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Jessa Gamble

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I had never given much thought to how length of day affected me until I spent a semester studying Russian in what was then Leningrad. Sure, a long winter night in Toronto can make you feel cozy and sleepy, and a long summer day can perk you up. But the kind of shift you see here at the 44th parallel is nothing compared with what you get at the 60th.

We arrived in January. During those first weeks, the only glimpse of daylight came during our lunch break, and even then the sun was pretty low in the sky. It rose after our classes began in the morning and set before they ended. We felt gloomy and slept a lot. Just 19 weeks later, however, our habitat had changed dramatically. By then, it was still light at midnight, and the sun set and rose during bedtime hours. But who was sleeping? We were euphoric.

In The Siesta and the Midnight Sun, journalist Jessa Gamble explores what's going on inside our bodies, and those of other animals, as we respond to time cues from the world around us. We mammals, it turns out, have a master clock in our brains, called the suprachiasmatic nucleus (SCN). It keeps time by using information on light levels that we collect through our eyes. And it lords it over other, more peripheral timepieces located in the heart, liver, lungs and other organs.

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It's the SCN that helps control when we release melatonin, a hormone that triggers sleepiness. Even when snipped out of the brain and put into a Petri dish on a lab counter, Gamble writes, our master clock will pretty much keep to its 24-hour hour cycle, slowing itself around dusk and revving back up around dawn.

One of the most interesting issues raised in the book is about Western attitudes to sleep. Gamble points out that it may not have been the steam engine so much as the widespread use of the clock that caused the Industrial Revolution. Instead of natural schedules, people began adhering to imposed ones. Lunch now happened at lunchtime rather than when you were hungry. Work commenced with the workday rather than with first light. The idea has become so normal that we now expect even babies to sleep on strict schedules, as we have learned to do.

Gamble reminds us that it wasn't always the norm to expect an uninterrupted eight-hour block of sleep. Back when we relied less on artificial light, dusk and dawn marked the beginning and end of our bedtime. But in winter, if you were beyond the tropics, there was more darkness than a person needed for sleep. It was typical to enjoy a first sleep and a second – punctuated by a few hours of calm wakefulness in the middle of the night. (That is a diagnosable illness these days. For fun, I googled "nighttime wakefulness" and came up with "circadian rhythm sleep disorders" and a handy pharmaceutical solution.)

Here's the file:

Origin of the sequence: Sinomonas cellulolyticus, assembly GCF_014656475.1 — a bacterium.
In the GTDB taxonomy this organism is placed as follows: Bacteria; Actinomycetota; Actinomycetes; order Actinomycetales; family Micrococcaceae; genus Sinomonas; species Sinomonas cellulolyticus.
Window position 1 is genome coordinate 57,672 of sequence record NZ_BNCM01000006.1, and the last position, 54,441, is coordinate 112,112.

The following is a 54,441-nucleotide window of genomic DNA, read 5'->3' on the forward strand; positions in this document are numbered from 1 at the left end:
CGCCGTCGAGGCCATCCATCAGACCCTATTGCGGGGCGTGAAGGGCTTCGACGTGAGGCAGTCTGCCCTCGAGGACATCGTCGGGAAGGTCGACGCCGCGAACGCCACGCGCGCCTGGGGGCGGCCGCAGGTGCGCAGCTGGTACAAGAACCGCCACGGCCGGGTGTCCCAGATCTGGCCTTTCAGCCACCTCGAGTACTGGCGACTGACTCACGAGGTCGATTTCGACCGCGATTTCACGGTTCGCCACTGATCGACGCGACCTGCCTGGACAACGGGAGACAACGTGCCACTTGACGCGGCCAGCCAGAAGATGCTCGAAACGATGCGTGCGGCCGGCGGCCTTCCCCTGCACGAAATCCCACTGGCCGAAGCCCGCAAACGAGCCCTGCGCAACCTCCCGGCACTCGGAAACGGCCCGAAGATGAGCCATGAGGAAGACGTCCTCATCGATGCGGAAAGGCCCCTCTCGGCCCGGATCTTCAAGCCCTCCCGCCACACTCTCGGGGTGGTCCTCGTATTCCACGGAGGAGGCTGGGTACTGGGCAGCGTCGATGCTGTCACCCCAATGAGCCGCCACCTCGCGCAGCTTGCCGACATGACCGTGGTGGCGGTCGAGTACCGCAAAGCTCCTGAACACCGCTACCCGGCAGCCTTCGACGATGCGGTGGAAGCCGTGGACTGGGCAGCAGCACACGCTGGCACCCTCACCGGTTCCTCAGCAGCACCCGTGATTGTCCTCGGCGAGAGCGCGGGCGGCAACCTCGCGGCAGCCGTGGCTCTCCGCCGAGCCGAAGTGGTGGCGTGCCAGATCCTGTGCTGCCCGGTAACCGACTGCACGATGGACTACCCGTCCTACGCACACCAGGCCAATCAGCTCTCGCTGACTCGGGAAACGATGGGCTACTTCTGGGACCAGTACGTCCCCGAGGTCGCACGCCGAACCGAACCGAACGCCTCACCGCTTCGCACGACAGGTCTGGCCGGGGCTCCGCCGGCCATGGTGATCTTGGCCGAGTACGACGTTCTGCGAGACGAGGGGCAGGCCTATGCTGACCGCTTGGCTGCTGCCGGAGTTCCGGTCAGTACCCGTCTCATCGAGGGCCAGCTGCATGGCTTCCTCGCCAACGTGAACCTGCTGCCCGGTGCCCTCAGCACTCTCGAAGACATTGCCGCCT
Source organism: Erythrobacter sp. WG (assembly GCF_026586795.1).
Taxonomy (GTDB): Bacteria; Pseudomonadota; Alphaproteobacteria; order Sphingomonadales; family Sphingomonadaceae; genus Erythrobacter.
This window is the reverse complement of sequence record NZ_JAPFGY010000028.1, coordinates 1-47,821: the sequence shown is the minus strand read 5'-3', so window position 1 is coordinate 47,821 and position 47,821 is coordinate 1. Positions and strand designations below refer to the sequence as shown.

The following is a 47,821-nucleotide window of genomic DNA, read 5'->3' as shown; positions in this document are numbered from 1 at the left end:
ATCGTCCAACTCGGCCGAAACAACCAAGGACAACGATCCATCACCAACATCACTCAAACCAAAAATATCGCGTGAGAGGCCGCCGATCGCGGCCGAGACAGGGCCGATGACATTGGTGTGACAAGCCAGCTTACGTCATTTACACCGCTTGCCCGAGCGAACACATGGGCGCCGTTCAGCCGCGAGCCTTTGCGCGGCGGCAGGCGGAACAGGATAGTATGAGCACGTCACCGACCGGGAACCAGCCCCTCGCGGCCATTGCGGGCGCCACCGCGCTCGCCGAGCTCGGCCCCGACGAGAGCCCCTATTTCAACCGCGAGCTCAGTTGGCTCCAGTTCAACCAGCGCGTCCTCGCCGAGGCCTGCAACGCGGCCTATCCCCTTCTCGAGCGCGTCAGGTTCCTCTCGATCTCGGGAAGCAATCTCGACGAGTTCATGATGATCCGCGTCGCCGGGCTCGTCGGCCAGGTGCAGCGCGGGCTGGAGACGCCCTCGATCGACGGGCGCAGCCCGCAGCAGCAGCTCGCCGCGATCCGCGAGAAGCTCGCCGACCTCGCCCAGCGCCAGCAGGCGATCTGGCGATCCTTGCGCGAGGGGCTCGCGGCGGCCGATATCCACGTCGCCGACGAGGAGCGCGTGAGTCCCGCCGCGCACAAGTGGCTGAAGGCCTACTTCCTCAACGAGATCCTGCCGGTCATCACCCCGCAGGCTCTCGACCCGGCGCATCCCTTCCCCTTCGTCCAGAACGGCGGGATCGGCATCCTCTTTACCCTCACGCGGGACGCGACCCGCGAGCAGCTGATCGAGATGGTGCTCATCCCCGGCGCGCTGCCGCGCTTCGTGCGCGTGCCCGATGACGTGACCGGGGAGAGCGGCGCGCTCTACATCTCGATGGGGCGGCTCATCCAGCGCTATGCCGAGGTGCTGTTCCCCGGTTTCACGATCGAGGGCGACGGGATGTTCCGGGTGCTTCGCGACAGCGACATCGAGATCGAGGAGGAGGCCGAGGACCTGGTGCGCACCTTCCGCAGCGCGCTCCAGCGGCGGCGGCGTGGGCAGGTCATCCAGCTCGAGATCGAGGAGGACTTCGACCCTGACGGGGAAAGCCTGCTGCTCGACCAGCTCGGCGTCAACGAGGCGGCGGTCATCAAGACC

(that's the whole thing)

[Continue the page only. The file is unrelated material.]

It's not just time of day that matters, but season too. Plants measure the length of each night to help them figure out when to bloom. From hamsters to sheep, animals use light cues to breed at a time of year that guarantees there will be food around when the young arrive.

Great migrations also rely on seasonal cues, Gamble writes. "For a Canada goose to prepare himself for spring migration, he needs considerable lead time to fatten up. He'll also molt his winter feathers and grow his gonads for mating season. Light-sensitive parts of his brain sense the sun's rays through the top of his skull and measure the length of each day. As he becomes aware of the increasing daylight hours – calculated using his circadian clock – his hormones respond with seasonally appropriate behaviour."

Gamble, who lives in Yellowknife, NWT, is young, but she has gravitas. She has worked with rats in the lab, learning about biological timekeeping first-hand. She has gone to all corners of the Earth and to great extremes of temperature to explore every angle of her topic. She writes accessibly about complicated ideas.

From how birds navigate across time zones to how caribou cope with perpetual daylight, from what happens to bedtime in the darkest place on the planet to when is the best time of day to compete in a sport, the book is a treasure trove of fact and narrative, well worth curling up with in the long dark days of winter.

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Alison Motluk is a freelance science writer, who sleeps and wakes in Toronto

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